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The Grand Canyon is a place of sheer enormity. At its deepest, the canyon plunges 6,000 feet into the earth - more than a mile! And the Bright Angel Fault, the canyon's widest spot, stretches 18 miles across. Seeing the Grand Canyon from the rim is one thing, but being able to experience it from the river looking up is something indescribable.
From the rim to the river - a loss of nearly 4,500 feet - you'll see more than a billion years of Earth's history up close, and pass through a number of different life zones along the way. You'll see and experience things you can't anywhere else in the world.
It's not any easy route, but the effort is more than rewarding.
Need to Know
Running from the Rim to the River and back in one day is not recommended by the park service, but it is doable if you come prepared and know your limits. If this is done as a two day undertaking, staying at either Phantom Ranch, or the Bright Angel or Indian Garden campgrounds requires a permit, which are very hard to come by.
Counterclockwise (descending the AZT - Passage 38 - South Kaibab
trail and ascending the Bright Angel Trail
) is the NPS's recommended direction of travel. Water is available year-round all along the Bright Angel Trail
, and you’ll find more shade in the Garden and Pipe Creek canyons; as well as covered resthouses at the Indian Garden Campground 4.5 miles in, and at the three mile and one-and-a-half mile resthouses. Bringing enough water and food are key to a safe success.
As a rule of thumb, for every 1,000 feet of elevation lost, you’ll gain five degrees Fahrenheit. With a loss of nearly 4,500 ft, Phantom Ranch can easily exceed the hundreds in hot month
Leaving the rim behind, the run doesn’t take long to delve into the switchbacks. Steeper than expected and covered in a fine layer of loose sand, it's better to take these going down rather than up. After 0.2 miles, the terrain levels where the Toroweap Formation meets the Cococino Sandstone. The trail tightens to embrace the earth’s every contour on a narrow shelf, then finds a high overlook, called the Ooh Ahh Point. These first eight-tenths of a mile see the most visitors, but having only lost eight hundred feet, you’ll have to venture lower to catch a glimpse of the river.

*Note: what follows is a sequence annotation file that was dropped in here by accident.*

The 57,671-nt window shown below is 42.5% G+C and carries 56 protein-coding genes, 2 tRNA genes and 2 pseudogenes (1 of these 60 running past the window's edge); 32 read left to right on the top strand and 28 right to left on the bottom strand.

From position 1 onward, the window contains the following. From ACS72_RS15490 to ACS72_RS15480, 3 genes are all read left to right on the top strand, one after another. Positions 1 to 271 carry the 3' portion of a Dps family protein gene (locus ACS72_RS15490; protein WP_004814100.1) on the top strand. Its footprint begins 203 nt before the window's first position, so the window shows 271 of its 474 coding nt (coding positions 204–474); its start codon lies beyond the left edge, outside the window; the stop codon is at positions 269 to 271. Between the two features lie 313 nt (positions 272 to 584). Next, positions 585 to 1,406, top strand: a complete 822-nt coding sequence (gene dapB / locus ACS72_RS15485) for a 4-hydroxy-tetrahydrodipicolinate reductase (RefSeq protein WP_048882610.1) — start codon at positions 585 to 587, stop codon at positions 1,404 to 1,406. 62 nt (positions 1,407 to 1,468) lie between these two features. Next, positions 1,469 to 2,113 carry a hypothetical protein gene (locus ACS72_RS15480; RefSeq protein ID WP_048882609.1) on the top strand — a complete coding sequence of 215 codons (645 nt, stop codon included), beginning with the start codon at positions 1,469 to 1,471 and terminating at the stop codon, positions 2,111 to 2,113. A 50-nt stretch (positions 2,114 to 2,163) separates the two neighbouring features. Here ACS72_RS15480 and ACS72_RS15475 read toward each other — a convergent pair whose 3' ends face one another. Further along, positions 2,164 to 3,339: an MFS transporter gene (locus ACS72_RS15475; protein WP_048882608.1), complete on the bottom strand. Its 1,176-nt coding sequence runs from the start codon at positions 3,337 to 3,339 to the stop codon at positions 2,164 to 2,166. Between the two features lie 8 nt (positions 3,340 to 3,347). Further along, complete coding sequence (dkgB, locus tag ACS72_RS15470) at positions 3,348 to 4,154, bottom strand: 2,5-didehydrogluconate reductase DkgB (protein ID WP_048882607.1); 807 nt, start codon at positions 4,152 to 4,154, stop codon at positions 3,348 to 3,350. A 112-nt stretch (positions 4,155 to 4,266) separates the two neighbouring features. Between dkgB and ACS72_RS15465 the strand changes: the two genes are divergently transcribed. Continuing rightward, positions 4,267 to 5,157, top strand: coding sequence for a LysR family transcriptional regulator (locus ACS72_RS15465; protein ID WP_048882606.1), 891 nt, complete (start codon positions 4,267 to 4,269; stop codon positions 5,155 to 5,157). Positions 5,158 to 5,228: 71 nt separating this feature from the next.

Beyond the Ooh Ahh Point, sightings of other visitors taper off as another batch of switchbacks bring the trail even deeper through the years into the Hermit Shale. After one-half mile, the strain levels briefly at Cedar Ridge before meeting with a sharp ridgeline atop the Supai Group, then pulls away to wrap O’Neill Butte. Leveling again at mile 2.8, the trail reaches Skeleton Point, a spot morbidly named for the occasional mule trains who might topple over the edge.
Finally reaching the massive cliffs of the 240 million year old Redwall Limestone, expertly carved switchbacks called the Red and Whites delve deeper by way of a rare weak spot, then swing north into the expansive Bright Angel Shale, and the trail’s last rest area at the Tipoff. Having truly found the desert now, the sparse vegetation thins out with only scattered blackbrush. In the winter, snow seldom falls at this low elevation.